Can technology replace the human touch?

Technology is becoming increasingly essential to our professional lives. What does this mean for the international assignee and how can technology and human service be balanced in global mobility?

Technology replacing the human touch for international assignments
Worldwide ERC organisers were taken by surprise by the number of attendees at the session titled Has technology replaced service. More chairs were required for this crowd-puller, Jennifer Manis, manager – International HR Centre for Excellence at Halliburton, Chris Chalk, country delegation manager, Siemens CorporationGlobal Shared Services, and Ben Cross, vice president Business Development, University of Moving and Storage, got to grips with the issues. After all, global mobility professionals are usually drawn to the job because they like working with people.

Technology is essential to many aspects of our lives

A quick poll revealed that the most popular uses of technology include using a smart phone, taking photos, calling an Uber, social media and texting. The general opinion was that self-service technologies allowed for greater efficiency and were ideal for routine and transactional tasks and information gathering, but would never fully replace the customer service element.Technology was also considered essential for relaying information to employees and their families in emergency situations, to support duty of care and due diligence. However, there was a balance to be made between the high-tech approach and high-touch customer service for expatriates, reminiscent of an era that is long gone. Very high customer service ratings were an indication that too much time and money was being spent on customer satisfaction. But a consistent global mobility experience in all of the geographical regions was most important.
Technology for the international assignee:

Balancing technology and human interaction

Jennifer Manis explained that their organisation had got it wrong at times and had paired down human interaction too much. There is a harsh environment of price-cutting, but it is important to get the balance right and you do need to pick up the telephone and call sometimes. People, who get in trouble, or into difficult and confusing situations on assignment, need human interaction. That is part of the global mobility role.Chris Chalk described a diverse workforce, one where some assignees wanted to communicate by text, which they were happy to accommodate. Mr Chalk pointed out there is technology, such as webcams for video briefings, which boosts customer satisfaction.However, this form of communication is not popular with all relocation consultants. Some expats still do want to talk on the telephone, he explained. “We don’t always know we’ve gone too far with technology until we cross the line. We need to look at different ways to use technology, not to replace the human customer service interaction, but to make ourselves more efficient so we can have more meaningful customer interactions,” Mr Chalk explained.

Using videos for international assignment

Jennifer Manis agreed video was the most popular form of communication, assignees felt they had been helped more if they had a video chat. It offers an extra comfort level across all age groups and feels like customer service. But Ben Cross remarked that many people initially don’t like the thought of video because they need to look presentable, you can see the state of the room in the house, nevertheless once people get over that they feel well serviced.Chris Chalk said they have a bank of videos on their global mobility website, ranging in topics from understanding your first pay cheque to inbound location briefings and tax issues.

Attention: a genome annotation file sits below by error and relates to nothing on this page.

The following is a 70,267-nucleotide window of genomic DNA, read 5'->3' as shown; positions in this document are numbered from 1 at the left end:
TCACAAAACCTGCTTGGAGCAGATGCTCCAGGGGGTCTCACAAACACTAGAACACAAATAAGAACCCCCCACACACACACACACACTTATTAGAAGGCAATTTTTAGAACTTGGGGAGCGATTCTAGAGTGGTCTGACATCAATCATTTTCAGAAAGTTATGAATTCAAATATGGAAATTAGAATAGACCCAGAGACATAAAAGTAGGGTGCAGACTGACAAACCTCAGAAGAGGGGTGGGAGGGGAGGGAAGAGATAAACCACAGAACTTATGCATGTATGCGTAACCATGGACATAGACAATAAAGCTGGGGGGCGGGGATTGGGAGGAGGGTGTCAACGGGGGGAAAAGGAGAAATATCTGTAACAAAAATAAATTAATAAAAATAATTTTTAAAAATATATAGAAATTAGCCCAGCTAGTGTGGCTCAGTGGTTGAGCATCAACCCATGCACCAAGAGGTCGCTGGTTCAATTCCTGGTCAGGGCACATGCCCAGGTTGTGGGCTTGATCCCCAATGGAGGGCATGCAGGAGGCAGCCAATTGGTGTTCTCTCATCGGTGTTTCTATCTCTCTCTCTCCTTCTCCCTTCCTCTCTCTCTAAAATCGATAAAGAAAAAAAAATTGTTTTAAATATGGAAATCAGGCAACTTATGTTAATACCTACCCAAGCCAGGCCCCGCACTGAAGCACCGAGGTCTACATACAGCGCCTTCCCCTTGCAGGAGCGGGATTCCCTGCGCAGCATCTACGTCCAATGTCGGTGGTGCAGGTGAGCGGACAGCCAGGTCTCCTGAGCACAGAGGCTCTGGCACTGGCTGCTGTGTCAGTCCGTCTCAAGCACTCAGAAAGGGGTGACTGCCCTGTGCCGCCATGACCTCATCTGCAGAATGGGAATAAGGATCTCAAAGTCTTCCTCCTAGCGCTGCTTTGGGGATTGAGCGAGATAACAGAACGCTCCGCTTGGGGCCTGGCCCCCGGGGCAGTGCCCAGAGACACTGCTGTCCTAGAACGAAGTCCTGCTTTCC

Related articles from the Winter 2017 issue of Relocate Magazine:
They had secured buy-in for the initiative by positioning it as a way to make the consultants’ time more effective. Time was then freed up for more strategic work with the business units. This approach had received good feedback from the leadership team and was being adopted in other country service centres.In the Halliburton Halliburton = 2 x ll experience, some young people felt you were wasting their time by asking them to watch a briefing video, but the mobility team would push back and only then answer questions if there were any.When answering a question on shared services, Ms Manis encouraged the audience to do some service development while technology does the other work, such as global mobility service development. Chris Chalk agreed that by raising awareness for global mobility you made yourself more valuable to the business.The session closed with a valuable reminder that with investment in technology comes high expectation, and it is important to monitor and act quickly when problems arise. 
Relocate Magazine Winter 2017 front cover
Read more about working within the mobility industry in the Winter issue of our magazine

For related news and features, visit our International Assignments section. Look out for the launch of 2018's Relocate Awards, entries open in January. Relocate’s new Global Mobility Toolkit provides free information, practical advice and support for HR, global mobility managers and global teams operating overseas.Access hundreds of global services and suppliers in our Online DirectoryClick to get to the Relocate Global Online Directory  ©2017. This article first appeared in the Winter 2017 edition of Relocate magazine, published by Profile Locations, Spray Hill, Hastings Road, Lamberhurst, Kent TN3 8JB. All rights reserved. This publication (or any part thereof) may not be reproduced in any form without the prior written permission of Profile Locations. Profile Locations accepts no liability for the accuracy of the contents or any opinions expressed herein. 

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